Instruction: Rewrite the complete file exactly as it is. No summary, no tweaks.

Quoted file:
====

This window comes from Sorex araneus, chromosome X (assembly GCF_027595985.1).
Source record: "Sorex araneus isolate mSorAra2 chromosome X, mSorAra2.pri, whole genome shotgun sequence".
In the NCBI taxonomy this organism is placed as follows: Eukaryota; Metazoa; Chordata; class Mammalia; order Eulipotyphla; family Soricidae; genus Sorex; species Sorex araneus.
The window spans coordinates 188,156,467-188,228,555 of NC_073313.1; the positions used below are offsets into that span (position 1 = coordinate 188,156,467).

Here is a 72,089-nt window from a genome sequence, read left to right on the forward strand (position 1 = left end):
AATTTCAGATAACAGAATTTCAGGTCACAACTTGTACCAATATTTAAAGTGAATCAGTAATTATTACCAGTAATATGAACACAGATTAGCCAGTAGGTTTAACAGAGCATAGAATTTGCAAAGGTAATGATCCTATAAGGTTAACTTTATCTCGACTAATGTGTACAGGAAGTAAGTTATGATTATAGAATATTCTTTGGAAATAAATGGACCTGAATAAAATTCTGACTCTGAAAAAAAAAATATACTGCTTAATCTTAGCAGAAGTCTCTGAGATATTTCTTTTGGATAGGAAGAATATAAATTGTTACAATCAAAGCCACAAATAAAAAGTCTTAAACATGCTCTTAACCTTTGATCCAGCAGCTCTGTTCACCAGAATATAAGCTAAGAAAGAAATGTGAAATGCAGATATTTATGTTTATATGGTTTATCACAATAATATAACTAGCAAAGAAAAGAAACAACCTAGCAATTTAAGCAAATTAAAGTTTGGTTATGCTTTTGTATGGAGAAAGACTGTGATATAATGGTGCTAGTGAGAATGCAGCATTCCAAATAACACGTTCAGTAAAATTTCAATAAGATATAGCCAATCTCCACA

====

This window comes from Sorex araneus, chromosome X (assembly GCF_027595985.1).
Source record: "Sorex araneus isolate mSorAra2 chromosome X, mSorAra2.pri, whole genome shotgun sequence".
In the NCBI taxonomy this organism is placed as follows: Eukaryota; Metazoa; Chordata; class Mammalia; order Eulipotyphla; family Soricidae; genus Sorex; species Sorex araneus.
The window spans coordinates 188,156,467-188,228,555 of NC_073313.1; the positions used below are offsets into that span (position 1 = coordinate 188,156,467).

Here is a 72,089-nt window from a genome sequence, read left to right on the forward strand (position 1 = left end):
AATTTCAGATAACAGAATTTCAGGTCACAACTTGTACCAATATTTAAAGTGAATCAGTAATTATTACCAGTAATATGAACACAGATTAGCCAGTAGGTTTAACAGAGCATAGAATTTGCAAAGGTAATGATCCTATAAGGTTAACTTTATCTCGACTAATGTGTACAGGAAGTAAGTTATGATTATAGAATATTCTTTGGAAATAAATGGACCTGAATAAAATTCTGACTCTGAAAAAAAAAATATACTGCTTAATCTTAGCAGAAGTCTCTGAGATATTTCTTTTGGATAGGAAGAATATAAATTGTTACAATCAAAGCCACAAATAAAAAGTCTTAAACATGCTCTTAACCTTTGATCCAGCAGCTCTGTTCACCAGAATATAAGCTAAGAAAGAAATGTGAAATGCAGATATTTATGTTTATATGGTTTATCACAATAATATAACTAGCAAAGAAAAGAAACAACCTAGCAATTTAAGCAAATTAAAGTTTGGTTATGCTTTTGTATGGAGAAAGACTGTGATATAATGGTGCTAGTGAGAATGCAGCATTCCAAATAACACGTTCAGTAAAATTTCAATAAGATATAGCCAATCTCCACA